James Cook University researchers in Australia say they now know exactly what makes horny cane toads boogie. And the toad tune could help sound the death knell for the pests.
Maligned as a bee-killer and possibly cancer-causing, a common herbicide has turned out to be a boon for tadpoles making them more toxic to predators, researchers said Wednesday.
What happens to a cane toad's internal chemistry when it has to shed its skin to replace worn out skin cells?
Imagine a world where mosquitoes no longer pass on the deadly malaria parasite, where invasive species such as cane toads are wiped out from Australia, and agri-chemical resistant pests revert back to their original susceptible ...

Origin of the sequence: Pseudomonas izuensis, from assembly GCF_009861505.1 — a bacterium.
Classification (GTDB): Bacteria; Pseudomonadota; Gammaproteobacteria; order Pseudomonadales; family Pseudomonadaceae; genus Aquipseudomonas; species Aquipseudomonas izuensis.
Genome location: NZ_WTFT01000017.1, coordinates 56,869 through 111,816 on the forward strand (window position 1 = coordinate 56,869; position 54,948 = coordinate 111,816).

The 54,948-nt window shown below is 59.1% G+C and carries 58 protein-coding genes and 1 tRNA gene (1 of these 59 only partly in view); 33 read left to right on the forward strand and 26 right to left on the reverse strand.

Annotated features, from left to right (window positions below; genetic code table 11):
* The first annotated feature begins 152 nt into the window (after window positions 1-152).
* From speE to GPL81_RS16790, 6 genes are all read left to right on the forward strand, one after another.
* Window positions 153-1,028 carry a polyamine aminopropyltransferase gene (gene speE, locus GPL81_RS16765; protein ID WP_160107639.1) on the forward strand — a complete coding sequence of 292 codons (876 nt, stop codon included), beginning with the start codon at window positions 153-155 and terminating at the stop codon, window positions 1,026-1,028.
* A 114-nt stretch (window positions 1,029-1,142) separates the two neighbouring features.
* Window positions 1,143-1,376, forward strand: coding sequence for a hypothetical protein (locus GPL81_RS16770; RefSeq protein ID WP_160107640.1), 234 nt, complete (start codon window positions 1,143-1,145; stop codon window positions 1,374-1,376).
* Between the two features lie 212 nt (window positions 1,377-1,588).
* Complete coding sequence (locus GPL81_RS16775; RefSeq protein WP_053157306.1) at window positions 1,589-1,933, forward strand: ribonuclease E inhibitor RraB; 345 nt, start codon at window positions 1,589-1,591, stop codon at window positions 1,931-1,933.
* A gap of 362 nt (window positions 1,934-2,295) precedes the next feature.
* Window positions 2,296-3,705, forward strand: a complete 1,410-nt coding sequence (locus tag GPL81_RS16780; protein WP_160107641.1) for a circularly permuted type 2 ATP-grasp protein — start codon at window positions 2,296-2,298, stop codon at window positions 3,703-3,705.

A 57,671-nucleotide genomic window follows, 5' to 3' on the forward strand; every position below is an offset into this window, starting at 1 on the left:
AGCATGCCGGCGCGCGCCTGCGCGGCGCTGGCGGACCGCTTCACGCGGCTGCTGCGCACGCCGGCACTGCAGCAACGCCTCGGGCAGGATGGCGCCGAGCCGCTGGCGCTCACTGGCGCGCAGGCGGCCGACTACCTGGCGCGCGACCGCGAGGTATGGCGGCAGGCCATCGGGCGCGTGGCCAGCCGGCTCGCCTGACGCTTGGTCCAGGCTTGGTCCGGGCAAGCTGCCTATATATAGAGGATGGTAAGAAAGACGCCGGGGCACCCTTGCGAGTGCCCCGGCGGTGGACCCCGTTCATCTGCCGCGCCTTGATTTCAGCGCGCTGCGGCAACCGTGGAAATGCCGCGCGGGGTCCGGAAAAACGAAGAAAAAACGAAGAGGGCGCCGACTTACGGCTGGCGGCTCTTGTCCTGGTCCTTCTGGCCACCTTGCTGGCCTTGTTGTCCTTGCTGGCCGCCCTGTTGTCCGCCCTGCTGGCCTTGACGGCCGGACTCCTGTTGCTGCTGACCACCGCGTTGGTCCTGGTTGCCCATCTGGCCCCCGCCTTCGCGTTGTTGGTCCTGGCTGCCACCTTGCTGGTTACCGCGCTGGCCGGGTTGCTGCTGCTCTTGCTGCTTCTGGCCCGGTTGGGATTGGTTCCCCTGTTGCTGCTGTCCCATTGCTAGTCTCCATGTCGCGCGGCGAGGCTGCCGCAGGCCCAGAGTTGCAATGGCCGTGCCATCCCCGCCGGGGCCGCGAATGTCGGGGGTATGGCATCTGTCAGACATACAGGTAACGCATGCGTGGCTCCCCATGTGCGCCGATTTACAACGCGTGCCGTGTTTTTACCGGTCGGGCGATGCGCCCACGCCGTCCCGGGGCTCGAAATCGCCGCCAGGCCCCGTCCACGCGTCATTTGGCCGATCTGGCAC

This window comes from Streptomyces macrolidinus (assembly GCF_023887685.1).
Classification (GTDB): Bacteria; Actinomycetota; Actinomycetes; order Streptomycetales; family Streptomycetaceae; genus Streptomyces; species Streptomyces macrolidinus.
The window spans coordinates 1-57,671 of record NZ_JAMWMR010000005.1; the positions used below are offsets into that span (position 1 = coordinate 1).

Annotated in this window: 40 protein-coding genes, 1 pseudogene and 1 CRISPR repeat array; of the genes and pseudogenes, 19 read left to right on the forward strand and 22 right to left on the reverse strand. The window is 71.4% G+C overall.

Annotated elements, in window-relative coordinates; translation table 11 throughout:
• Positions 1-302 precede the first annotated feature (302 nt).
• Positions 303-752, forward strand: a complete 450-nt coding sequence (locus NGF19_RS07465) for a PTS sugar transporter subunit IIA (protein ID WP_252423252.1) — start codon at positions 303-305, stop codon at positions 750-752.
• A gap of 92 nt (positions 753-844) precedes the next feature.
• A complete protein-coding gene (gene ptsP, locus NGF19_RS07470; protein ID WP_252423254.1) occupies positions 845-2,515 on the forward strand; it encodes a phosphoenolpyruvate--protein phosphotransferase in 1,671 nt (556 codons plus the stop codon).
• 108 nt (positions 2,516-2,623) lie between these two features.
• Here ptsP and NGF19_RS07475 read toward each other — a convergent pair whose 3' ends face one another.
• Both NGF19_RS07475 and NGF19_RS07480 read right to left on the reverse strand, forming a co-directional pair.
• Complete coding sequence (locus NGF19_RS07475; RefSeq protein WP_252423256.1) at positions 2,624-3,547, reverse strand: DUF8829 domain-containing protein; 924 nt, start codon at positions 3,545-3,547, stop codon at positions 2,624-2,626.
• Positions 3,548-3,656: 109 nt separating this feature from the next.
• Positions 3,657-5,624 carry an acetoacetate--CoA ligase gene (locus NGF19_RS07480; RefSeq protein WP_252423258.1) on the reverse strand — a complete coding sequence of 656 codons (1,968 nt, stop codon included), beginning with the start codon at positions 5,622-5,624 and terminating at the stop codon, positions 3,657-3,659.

James Cook University scientists have discovered yet another advantage for cane toads - the ability to make mating calls that carry over a relatively long distance.
James Cook University scientists have been using the spread of cane toads to examine genetic mechanisms that limit their range.
Within minutes of starting her fascinating science presentation in Broome, Ecologist Georgia Ward-Fear transported her audience to a remote floodplain of the Forrest River in the East Kimberley.
Scientists are training an endangered furry marsupial—Australia's beloved quoll—to avoid eating toxic toads that have devastated predator populations in a novel attempt to save native fauna.